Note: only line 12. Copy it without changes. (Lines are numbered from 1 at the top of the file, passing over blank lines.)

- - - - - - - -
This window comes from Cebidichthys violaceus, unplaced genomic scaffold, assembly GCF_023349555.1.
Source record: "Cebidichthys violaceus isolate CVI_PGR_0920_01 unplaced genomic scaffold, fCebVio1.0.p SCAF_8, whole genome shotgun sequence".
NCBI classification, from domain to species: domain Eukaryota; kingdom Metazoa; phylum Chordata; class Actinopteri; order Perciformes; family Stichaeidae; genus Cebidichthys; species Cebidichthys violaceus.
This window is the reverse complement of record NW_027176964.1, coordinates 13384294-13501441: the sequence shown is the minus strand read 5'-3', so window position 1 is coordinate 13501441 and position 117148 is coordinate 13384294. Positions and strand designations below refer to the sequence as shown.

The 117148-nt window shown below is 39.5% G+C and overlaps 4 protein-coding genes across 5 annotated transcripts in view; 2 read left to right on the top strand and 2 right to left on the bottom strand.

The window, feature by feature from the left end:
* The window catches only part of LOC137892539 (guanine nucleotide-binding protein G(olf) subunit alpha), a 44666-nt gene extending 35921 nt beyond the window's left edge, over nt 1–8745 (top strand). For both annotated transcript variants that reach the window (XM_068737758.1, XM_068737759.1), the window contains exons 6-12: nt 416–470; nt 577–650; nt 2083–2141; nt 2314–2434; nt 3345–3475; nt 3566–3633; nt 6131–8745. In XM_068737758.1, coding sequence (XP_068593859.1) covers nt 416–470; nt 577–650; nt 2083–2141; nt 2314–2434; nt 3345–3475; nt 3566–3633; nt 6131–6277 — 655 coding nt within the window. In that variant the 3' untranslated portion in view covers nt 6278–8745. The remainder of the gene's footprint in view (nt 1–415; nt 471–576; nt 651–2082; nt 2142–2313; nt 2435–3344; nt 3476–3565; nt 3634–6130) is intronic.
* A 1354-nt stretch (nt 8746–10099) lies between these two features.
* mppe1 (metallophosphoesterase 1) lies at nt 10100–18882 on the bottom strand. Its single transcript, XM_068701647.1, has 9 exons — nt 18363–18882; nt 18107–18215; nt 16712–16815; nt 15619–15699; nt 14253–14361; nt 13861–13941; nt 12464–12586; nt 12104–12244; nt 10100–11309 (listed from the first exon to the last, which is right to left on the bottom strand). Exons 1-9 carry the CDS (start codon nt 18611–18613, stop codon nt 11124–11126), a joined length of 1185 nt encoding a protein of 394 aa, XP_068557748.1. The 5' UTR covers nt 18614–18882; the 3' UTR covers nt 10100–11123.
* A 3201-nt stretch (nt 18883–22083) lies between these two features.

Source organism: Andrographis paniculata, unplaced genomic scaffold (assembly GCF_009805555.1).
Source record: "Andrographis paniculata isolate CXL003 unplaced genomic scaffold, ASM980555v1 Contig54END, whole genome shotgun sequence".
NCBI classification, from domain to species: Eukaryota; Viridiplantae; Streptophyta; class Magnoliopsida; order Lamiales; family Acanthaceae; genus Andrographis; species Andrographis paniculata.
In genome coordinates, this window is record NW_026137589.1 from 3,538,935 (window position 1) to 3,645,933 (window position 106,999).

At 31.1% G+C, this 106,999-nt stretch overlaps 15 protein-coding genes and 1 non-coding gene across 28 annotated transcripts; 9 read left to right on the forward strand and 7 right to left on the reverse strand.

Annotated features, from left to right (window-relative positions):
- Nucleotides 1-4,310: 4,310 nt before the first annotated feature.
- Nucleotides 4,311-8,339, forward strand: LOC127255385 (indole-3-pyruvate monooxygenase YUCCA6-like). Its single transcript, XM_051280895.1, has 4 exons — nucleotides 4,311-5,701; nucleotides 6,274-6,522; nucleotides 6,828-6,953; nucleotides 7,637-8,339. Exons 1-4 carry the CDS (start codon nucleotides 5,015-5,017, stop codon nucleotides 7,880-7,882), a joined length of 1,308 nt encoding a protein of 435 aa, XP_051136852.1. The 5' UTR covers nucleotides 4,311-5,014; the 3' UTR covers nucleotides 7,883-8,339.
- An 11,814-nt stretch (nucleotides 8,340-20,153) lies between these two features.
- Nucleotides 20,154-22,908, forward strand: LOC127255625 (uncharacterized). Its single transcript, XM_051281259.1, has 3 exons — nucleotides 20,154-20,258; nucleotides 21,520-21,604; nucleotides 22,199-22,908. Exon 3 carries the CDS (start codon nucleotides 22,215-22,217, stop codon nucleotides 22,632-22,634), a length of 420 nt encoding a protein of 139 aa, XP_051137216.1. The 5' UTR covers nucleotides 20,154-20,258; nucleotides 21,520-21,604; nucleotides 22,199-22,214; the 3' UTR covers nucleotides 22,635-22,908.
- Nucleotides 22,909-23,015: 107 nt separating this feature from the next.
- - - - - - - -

Source record: "Andrographis paniculata isolate CXL003 unplaced genomic scaffold, ASM980555v1 Contig54END, whole genome shotgun sequence".